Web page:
But it turns out that there was a distinct link between exercise and a sense of purpose in life. This is probably why exercise is also associated with a reduced rate of depression and just overall higher profile of mood state scores overall. So, it was just a great insight into how much exercise can give structure and meaning to one's life. Of course, pair that with the warning that I just gave you. This is not hardcore exercise, riding your bike, and walking, and swimming, maybe a little bit of sauna, lifting a few heavy things, playing a sport. If you have a purpose statement in life and you're also exercising in a sane, and smart, and wise, and healthy way, it really is a good way to live your life, especially if you're eating like a Knights Templar, as we've already learned.

I told you also, related to life's purpose, that I wanted to share with you my own morning journaling practice, what it looks like now, how I combine breathwork, visualization, tapping, prayer, gratitude, service, self-examination, and purpose in my own life. I'll walk you through how I do this. So, what I have on my phone is I have what's called an Insight Timer app. I believe the app is free or the cost is pretty much negligible. And what I've done is I've set this app up to have a preset where you can preset your own time to meditations or whatever you'd like to do. So, I have it set up for a seven-minute morning meditation. I use this background music. They've all 20 different tracks you can use for background music. The one that I like, if you only use the one that I use, is called Angel Choir. Don't laugh. I like it. It really puts me in the mood.

And then, I set the timer. So, the timer will chime with these little bells. You like my bell? Dong. That's better. I set the timer to chime at the beginning of the meditation, and then at the two-minute mark, the second two-minute mark, and the third two-minute mark. Okay. So, it's a seven-minute-long timer that I do. Now, I do this with my whole family. We typically go to the back porch. In the winter, we'll sit in the living room and do this. And we use this thing that I actually developed called the “Spiritual Disciplines Journal.” It's at spiritualdisciplinesjournal.com. We open up to the page that we're all on in the “Spiritual Disciplines Journal.” We read the inspiring verse at the top of the journal, and then ding, set the timer.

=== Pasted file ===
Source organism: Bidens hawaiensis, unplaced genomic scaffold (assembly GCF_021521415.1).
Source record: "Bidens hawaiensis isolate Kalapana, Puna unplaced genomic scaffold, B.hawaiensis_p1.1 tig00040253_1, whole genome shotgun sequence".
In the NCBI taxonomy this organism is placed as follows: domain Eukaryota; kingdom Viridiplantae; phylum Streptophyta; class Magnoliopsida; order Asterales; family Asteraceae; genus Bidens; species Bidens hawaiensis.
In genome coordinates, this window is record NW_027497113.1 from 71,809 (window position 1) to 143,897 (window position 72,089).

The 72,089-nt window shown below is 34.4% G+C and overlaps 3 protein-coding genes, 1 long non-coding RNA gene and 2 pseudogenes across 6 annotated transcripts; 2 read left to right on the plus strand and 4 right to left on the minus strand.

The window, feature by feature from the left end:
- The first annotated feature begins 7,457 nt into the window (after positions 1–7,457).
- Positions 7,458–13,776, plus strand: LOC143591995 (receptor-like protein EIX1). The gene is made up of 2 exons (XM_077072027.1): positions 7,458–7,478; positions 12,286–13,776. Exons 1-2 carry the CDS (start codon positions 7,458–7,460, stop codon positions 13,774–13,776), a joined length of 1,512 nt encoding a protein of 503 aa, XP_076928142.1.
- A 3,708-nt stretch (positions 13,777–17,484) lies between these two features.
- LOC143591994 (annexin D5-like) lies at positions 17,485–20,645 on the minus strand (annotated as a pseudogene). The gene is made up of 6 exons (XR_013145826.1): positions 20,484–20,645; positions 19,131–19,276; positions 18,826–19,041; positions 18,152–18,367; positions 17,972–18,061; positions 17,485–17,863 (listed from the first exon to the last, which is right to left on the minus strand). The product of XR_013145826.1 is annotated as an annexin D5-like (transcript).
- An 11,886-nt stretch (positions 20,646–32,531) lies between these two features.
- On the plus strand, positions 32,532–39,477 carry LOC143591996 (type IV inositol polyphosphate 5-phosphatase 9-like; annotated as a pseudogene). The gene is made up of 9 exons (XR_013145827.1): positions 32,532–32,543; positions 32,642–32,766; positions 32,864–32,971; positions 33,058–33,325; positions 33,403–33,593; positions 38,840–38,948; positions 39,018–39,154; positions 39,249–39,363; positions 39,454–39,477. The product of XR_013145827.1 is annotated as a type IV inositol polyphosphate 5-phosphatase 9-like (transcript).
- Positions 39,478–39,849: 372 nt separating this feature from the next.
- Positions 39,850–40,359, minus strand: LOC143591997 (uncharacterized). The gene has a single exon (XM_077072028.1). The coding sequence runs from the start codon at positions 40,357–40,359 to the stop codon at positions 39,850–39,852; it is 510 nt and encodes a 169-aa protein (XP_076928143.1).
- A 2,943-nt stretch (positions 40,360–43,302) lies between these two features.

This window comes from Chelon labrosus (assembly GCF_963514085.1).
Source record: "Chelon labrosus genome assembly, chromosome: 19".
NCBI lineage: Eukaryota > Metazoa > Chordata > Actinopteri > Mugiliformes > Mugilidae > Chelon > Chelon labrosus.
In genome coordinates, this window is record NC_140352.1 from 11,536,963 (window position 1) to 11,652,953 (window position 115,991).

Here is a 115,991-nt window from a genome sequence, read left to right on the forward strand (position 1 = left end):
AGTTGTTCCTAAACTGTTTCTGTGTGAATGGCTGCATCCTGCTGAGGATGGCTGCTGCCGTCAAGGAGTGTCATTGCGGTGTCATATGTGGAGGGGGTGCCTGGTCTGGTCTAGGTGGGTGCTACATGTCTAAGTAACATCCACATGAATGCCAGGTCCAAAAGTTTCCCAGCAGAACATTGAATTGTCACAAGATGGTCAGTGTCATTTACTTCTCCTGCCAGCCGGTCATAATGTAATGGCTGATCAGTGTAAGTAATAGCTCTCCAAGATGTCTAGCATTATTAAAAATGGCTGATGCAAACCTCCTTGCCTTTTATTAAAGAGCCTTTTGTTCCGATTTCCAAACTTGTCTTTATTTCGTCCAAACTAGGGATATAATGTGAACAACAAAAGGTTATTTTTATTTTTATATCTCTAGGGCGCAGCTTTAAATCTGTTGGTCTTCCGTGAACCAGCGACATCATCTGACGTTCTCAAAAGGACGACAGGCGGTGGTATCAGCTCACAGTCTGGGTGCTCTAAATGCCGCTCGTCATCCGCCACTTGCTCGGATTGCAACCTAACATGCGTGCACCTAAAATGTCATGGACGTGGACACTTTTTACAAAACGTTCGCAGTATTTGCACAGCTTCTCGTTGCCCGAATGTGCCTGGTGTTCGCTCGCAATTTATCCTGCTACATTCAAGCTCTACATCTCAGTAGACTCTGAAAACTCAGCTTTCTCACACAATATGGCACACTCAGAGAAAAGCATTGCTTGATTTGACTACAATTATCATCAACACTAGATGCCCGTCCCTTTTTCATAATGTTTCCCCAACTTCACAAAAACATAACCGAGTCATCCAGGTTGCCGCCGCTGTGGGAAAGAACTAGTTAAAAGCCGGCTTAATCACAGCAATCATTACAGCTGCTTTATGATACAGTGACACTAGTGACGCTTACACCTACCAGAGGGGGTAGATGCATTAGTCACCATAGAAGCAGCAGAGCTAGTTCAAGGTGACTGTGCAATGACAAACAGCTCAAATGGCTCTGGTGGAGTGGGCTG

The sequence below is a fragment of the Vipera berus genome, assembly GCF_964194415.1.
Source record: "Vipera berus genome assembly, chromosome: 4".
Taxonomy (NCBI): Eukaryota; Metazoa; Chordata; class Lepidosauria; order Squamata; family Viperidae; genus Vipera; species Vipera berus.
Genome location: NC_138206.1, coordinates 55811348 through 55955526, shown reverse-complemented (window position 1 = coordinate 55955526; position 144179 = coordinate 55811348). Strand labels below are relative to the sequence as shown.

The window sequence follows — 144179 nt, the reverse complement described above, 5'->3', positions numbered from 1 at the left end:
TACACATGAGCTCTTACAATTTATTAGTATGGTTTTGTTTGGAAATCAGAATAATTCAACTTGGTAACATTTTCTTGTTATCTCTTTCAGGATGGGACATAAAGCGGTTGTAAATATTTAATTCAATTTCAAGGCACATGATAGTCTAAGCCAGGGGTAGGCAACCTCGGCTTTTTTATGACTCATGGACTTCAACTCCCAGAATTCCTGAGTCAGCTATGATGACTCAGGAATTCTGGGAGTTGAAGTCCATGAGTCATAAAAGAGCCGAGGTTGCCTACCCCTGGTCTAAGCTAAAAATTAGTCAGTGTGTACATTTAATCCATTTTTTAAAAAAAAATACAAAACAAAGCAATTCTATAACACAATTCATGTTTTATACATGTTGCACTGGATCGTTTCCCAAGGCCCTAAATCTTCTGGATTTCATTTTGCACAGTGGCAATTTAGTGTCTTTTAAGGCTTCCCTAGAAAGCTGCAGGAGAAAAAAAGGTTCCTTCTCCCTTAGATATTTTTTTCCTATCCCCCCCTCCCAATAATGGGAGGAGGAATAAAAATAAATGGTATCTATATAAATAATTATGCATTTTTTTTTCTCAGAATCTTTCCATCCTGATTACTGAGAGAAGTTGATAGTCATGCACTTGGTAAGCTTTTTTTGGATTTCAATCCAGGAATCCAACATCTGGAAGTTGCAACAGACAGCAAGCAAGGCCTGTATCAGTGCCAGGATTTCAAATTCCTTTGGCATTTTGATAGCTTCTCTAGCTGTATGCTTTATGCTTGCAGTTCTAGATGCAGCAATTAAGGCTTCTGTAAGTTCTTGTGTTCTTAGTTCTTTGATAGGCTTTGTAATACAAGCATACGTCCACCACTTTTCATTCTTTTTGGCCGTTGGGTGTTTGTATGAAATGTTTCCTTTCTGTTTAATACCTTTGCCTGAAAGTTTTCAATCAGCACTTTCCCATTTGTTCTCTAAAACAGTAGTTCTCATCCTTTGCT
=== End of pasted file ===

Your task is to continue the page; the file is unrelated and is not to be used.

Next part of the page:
Now, for the first two minutes, all we do is breathe with a six-count in and a six-count out, long, slow, deep breathing, preferably through the nose. And that is our time to connect with our bodies, to connect with God, to meditate upon that verse that was at the top of the page, to find a dark empty space in the back of our eyes, to rest our tongue at the bottom of our mouths, and just get into that meditative mood, so to speak. Sit there and sit there in silence for those first two minutes. And then, the next ding goes off at the two-minute mark. And at that point, we begin our gratitude practice. S0, for two minutes, what we do is we think about something that we are grateful for, typically something we experienced the night before or that morning. And it's interesting because by reliving that gratitude moment, by visualizing it in your mind, it actually induces the same physiological and psychological response that you had when that moment occurred to you.

I'll just throw this out there. Let's say you had a wonderful lovemaking session with your spouse the night before, and that's what you're grateful for that morning, and you relive that. You actually experience those same sensations, that little release of oxytocin, that little release of pleasure that you got from the night before by reliving that moment, by visualizing it. And we also make it a focus, and this is based on research by an institute instead called the HeartMath Institute, to breathe that gratitude into your heart, like a deep breath in and just imagine that whole experience traveling down to your heart center. And they've actually shown that this just almost instantly increases your heart rate variability and plummets your stress score, decreases your sympathetic nervous system activity, and increases your parasympathetic nervous system activity.

Now, as we're sitting there for two minutes dwelling upon that moment of gratitude, at some point we open our eyes and write about what it is that we are grateful for in our journal. It's the first question prompt in the journal is, what am I grateful for? Okay. So, it's two minutes dwelling upon gratefulness and finally writing it down. And by about that time, the next two-minute chime sounds. Now, when the next two-minute chime sounds, that's when we begin into what's called service. So, you think of one person, whose name you can jot down in your journal, who you can pray for, or help, or serve that day. Now, it's very interesting because what I've found is that by writing that person's name down, and sometimes we'll sit and think about that person because I have a full two minutes and I'll dwell upon who God brings to mind for me to actually go out of my way to either help or pray for, or serve, or send positive emotions towards that day.